You mention 'the most prominent actions' but it should generally be singular. If there are several equally valid options such as picking an image from a gallery, a FAB shouldn't be used (guidelines mention this).
When you read between the lines, an important part is that the FAB is independent.
When you open gmail and calendar, both have a FAB that allows you to create a new item. But if you are in an item, there is no FAB. Similarly if you are in Maps, it shows a navigation button, but when you start typing it disappears and a similar-functioned button 'directions' button appears. In all three cases, the action is decoupled from any particular event/mail/location.
A filter is not technically decoupled from the items, but it's coupled equally to each item, so you could argue that's the same rule through a different lens.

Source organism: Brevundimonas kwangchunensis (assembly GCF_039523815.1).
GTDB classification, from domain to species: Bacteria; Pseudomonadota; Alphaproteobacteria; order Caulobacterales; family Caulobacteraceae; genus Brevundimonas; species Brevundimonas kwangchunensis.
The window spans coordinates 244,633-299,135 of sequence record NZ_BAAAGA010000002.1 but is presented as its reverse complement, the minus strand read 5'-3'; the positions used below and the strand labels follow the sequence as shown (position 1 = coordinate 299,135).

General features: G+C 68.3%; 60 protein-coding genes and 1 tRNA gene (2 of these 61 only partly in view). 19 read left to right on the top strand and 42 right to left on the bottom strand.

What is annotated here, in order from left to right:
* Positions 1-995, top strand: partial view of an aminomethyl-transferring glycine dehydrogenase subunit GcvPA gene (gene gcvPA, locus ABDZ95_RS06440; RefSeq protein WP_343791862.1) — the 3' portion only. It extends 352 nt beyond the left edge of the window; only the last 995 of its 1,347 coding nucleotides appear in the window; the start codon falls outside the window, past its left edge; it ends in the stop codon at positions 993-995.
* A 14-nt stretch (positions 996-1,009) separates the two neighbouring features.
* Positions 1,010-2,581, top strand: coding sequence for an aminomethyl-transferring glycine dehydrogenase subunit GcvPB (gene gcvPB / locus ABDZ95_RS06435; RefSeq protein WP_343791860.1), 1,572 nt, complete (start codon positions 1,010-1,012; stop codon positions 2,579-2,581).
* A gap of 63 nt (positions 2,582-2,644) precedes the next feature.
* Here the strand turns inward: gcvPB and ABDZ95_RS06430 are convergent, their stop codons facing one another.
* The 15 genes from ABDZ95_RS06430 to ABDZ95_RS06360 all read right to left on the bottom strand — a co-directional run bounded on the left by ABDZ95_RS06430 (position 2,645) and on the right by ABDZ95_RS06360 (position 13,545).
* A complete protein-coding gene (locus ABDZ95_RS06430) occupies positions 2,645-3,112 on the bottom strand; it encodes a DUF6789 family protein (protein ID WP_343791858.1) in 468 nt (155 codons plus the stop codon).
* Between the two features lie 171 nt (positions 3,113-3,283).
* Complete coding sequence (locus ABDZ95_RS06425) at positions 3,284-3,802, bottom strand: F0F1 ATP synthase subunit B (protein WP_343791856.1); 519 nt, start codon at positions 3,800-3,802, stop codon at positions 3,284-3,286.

Even more abstractly, the button has the single function of "create new [generic item]". Which includes "create new filter... but not modifying the filter. Which means that you should remove the button once you've made the initial filter. Or that every time you press the button you have to start create an entirely new one which means having to enter things like min-max price all over again. Neither solution is good for usability.
So taking a strict view, a filter is ambiguous in terms of neutrality and gives issues down the line.
In practicality though? They're guidelines, not rules. And people will intuitively understand that the button simply means 'filter' instead of 'make/edit'. So you can probably get away with it just fine - although it depends on the context and complexity of the overall interface.